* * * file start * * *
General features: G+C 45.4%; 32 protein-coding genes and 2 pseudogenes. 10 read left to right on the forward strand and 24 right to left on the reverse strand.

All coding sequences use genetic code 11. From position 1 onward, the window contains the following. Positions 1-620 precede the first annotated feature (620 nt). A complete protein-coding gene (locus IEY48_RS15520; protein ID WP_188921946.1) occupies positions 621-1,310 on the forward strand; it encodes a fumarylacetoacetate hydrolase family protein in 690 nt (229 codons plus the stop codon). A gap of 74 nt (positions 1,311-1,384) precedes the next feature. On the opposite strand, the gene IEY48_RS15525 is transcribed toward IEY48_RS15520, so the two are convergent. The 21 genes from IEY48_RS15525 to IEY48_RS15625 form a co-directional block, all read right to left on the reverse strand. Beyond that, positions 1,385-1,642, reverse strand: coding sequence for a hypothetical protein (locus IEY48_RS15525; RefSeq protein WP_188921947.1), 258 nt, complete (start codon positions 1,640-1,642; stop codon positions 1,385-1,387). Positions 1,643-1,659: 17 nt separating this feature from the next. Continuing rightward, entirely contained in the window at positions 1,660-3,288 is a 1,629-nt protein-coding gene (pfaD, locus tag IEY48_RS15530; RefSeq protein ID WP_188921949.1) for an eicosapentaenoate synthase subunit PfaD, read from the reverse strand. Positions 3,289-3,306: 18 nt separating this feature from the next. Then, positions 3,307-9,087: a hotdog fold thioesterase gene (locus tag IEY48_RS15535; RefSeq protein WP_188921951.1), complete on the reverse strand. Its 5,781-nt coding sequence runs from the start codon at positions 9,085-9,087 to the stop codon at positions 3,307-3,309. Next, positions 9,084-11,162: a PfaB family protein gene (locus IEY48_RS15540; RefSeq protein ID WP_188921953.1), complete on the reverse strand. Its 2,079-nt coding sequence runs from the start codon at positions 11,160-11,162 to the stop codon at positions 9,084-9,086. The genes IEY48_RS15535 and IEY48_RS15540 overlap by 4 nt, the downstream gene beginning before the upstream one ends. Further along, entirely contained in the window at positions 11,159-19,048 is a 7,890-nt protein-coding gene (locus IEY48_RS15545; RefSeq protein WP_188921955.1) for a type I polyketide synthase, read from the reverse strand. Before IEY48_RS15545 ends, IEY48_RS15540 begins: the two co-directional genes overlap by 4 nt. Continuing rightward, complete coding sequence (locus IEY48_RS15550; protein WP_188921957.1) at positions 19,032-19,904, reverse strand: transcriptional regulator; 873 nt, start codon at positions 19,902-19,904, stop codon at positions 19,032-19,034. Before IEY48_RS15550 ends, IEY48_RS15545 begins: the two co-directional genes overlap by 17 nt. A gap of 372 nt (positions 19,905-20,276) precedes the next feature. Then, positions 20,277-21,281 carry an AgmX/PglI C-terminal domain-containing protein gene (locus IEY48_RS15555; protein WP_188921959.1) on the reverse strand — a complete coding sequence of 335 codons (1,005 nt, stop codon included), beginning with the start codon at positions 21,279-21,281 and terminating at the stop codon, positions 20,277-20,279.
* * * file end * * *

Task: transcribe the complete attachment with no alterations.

General features: G+C 45.4%; 32 protein-coding genes and 2 pseudogenes. 10 read left to right on the forward strand and 24 right to left on the reverse strand.

All coding sequences use genetic code 11. From position 1 onward, the window contains the following. Positions 1-620 precede the first annotated feature (620 nt). A complete protein-coding gene (locus IEY48_RS15520; protein ID WP_188921946.1) occupies positions 621-1,310 on the forward strand; it encodes a fumarylacetoacetate hydrolase family protein in 690 nt (229 codons plus the stop codon). A gap of 74 nt (positions 1,311-1,384) precedes the next feature. On the opposite strand, the gene IEY48_RS15525 is transcribed toward IEY48_RS15520, so the two are convergent. The 21 genes from IEY48_RS15525 to IEY48_RS15625 form a co-directional block, all read right to left on the reverse strand. Beyond that, positions 1,385-1,642, reverse strand: coding sequence for a hypothetical protein (locus IEY48_RS15525; RefSeq protein WP_188921947.1), 258 nt, complete (start codon positions 1,640-1,642; stop codon positions 1,385-1,387). Positions 1,643-1,659: 17 nt separating this feature from the next. Continuing rightward, entirely contained in the window at positions 1,660-3,288 is a 1,629-nt protein-coding gene (pfaD, locus tag IEY48_RS15530; RefSeq protein ID WP_188921949.1) for an eicosapentaenoate synthase subunit PfaD, read from the reverse strand. Positions 3,289-3,306: 18 nt separating this feature from the next. Then, positions 3,307-9,087: a hotdog fold thioesterase gene (locus tag IEY48_RS15535; RefSeq protein WP_188921951.1), complete on the reverse strand. Its 5,781-nt coding sequence runs from the start codon at positions 9,085-9,087 to the stop codon at positions 3,307-3,309. Next, positions 9,084-11,162: a PfaB family protein gene (locus IEY48_RS15540; RefSeq protein ID WP_188921953.1), complete on the reverse strand. Its 2,079-nt coding sequence runs from the start codon at positions 11,160-11,162 to the stop codon at positions 9,084-9,086. The genes IEY48_RS15535 and IEY48_RS15540 overlap by 4 nt, the downstream gene beginning before the upstream one ends. Further along, entirely contained in the window at positions 11,159-19,048 is a 7,890-nt protein-coding gene (locus IEY48_RS15545; RefSeq protein WP_188921955.1) for a type I polyketide synthase, read from the reverse strand. Before IEY48_RS15545 ends, IEY48_RS15540 begins: the two co-directional genes overlap by 4 nt. Continuing rightward, complete coding sequence (locus IEY48_RS15550; protein WP_188921957.1) at positions 19,032-19,904, reverse strand: transcriptional regulator; 873 nt, start codon at positions 19,902-19,904, stop codon at positions 19,032-19,034. Before IEY48_RS15550 ends, IEY48_RS15545 begins: the two co-directional genes overlap by 17 nt. A gap of 372 nt (positions 19,905-20,276) precedes the next feature. Then, positions 20,277-21,281 carry an AgmX/PglI C-terminal domain-containing protein gene (locus IEY48_RS15555; protein WP_188921959.1) on the reverse strand — a complete coding sequence of 335 codons (1,005 nt, stop codon included), beginning with the start codon at positions 21,279-21,281 and terminating at the stop codon, positions 20,277-20,279.